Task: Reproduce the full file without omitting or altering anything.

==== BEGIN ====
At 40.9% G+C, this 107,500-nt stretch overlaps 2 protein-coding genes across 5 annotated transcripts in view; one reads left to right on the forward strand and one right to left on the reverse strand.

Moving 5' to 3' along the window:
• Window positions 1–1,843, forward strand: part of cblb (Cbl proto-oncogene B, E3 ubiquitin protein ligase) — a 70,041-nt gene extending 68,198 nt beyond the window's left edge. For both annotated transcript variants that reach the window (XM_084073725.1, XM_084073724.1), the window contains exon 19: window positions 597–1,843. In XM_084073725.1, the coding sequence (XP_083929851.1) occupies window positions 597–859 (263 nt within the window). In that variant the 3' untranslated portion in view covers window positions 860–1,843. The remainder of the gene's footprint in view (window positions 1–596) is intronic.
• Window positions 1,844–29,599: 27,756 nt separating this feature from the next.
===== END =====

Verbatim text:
At 40.9% G+C, this 107,500-nt stretch overlaps 2 protein-coding genes across 5 annotated transcripts in view; one reads left to right on the forward strand and one right to left on the reverse strand.

Moving 5' to 3' along the window:
• Window positions 1–1,843, forward strand: part of cblb (Cbl proto-oncogene B, E3 ubiquitin protein ligase) — a 70,041-nt gene extending 68,198 nt beyond the window's left edge. For both annotated transcript variants that reach the window (XM_084073725.1, XM_084073724.1), the window contains exon 19: window positions 597–1,843. In XM_084073725.1, the coding sequence (XP_083929851.1) occupies window positions 597–859 (263 nt within the window). In that variant the 3' untranslated portion in view covers window positions 860–1,843. The remainder of the gene's footprint in view (window positions 1–596) is intronic.
• Window positions 1,844–29,599: 27,756 nt separating this feature from the next.